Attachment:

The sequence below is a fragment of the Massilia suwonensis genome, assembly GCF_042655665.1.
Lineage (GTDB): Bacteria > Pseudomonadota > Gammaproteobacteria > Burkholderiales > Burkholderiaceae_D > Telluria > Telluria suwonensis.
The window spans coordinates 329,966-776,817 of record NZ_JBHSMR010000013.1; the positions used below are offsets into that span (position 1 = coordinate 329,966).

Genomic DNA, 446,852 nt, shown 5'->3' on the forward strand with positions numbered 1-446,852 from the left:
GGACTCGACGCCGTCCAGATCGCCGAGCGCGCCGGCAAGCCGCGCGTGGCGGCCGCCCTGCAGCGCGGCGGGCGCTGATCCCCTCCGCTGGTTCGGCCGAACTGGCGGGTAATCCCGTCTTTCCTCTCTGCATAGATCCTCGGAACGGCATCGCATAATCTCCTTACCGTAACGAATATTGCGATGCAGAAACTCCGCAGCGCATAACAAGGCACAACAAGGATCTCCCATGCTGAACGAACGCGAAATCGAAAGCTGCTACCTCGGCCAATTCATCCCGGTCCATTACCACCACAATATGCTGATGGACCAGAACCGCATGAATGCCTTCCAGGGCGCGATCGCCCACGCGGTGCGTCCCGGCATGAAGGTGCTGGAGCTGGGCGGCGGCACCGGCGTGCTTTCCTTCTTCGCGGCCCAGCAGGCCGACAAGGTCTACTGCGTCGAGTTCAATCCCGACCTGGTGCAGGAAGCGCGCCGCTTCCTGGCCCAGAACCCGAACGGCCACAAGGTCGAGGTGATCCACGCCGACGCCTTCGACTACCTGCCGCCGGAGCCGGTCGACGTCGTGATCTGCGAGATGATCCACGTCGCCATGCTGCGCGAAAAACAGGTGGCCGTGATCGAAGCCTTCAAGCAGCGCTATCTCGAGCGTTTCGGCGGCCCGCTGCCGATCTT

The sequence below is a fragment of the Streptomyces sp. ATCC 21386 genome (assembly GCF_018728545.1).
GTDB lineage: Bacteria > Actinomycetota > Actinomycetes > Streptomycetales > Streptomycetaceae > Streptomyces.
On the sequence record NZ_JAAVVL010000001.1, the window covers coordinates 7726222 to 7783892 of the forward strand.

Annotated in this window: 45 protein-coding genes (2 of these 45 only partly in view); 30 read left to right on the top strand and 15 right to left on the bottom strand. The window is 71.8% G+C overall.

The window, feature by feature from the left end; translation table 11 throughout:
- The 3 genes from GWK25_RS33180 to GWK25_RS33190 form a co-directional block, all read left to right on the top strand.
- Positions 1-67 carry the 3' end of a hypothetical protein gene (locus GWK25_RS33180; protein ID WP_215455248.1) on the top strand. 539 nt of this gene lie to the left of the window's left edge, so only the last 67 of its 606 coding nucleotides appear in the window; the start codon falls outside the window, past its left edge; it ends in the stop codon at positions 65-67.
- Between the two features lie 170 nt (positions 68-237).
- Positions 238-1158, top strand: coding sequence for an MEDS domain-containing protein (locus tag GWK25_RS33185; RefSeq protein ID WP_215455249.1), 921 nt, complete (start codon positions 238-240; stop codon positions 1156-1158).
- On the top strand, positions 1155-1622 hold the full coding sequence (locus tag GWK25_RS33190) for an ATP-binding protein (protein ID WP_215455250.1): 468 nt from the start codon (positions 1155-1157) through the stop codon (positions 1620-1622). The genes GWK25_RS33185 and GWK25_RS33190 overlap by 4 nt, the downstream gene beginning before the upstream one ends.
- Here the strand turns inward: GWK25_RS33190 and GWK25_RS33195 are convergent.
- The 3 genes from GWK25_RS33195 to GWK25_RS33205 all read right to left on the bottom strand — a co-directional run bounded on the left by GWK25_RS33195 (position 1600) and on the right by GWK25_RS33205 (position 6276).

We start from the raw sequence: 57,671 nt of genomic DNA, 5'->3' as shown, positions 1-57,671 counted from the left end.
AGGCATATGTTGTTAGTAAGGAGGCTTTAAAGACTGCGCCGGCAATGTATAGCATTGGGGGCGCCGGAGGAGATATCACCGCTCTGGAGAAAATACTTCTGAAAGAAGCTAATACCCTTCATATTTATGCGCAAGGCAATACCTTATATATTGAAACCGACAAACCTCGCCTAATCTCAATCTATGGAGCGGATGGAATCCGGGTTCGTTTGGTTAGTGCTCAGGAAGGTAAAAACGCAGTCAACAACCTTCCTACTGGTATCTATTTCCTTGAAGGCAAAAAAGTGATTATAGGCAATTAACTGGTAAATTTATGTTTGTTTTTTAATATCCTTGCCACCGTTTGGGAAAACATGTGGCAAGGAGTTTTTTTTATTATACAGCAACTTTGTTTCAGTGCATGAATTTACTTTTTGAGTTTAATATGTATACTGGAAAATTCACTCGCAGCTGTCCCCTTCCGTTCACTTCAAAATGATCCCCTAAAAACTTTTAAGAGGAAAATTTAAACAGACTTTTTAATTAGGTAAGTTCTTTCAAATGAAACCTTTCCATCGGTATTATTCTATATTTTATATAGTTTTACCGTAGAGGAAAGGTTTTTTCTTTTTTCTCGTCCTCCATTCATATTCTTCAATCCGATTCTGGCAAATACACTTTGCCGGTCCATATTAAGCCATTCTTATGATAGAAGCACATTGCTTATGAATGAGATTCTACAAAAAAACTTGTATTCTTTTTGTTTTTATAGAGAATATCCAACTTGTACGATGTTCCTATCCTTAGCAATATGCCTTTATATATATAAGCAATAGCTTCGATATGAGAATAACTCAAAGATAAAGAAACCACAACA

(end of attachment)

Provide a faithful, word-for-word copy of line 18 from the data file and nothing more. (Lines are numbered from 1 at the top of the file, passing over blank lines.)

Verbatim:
We start from the raw sequence: 57,671 nt of genomic DNA, 5'->3' as shown, positions 1-57,671 counted from the left end.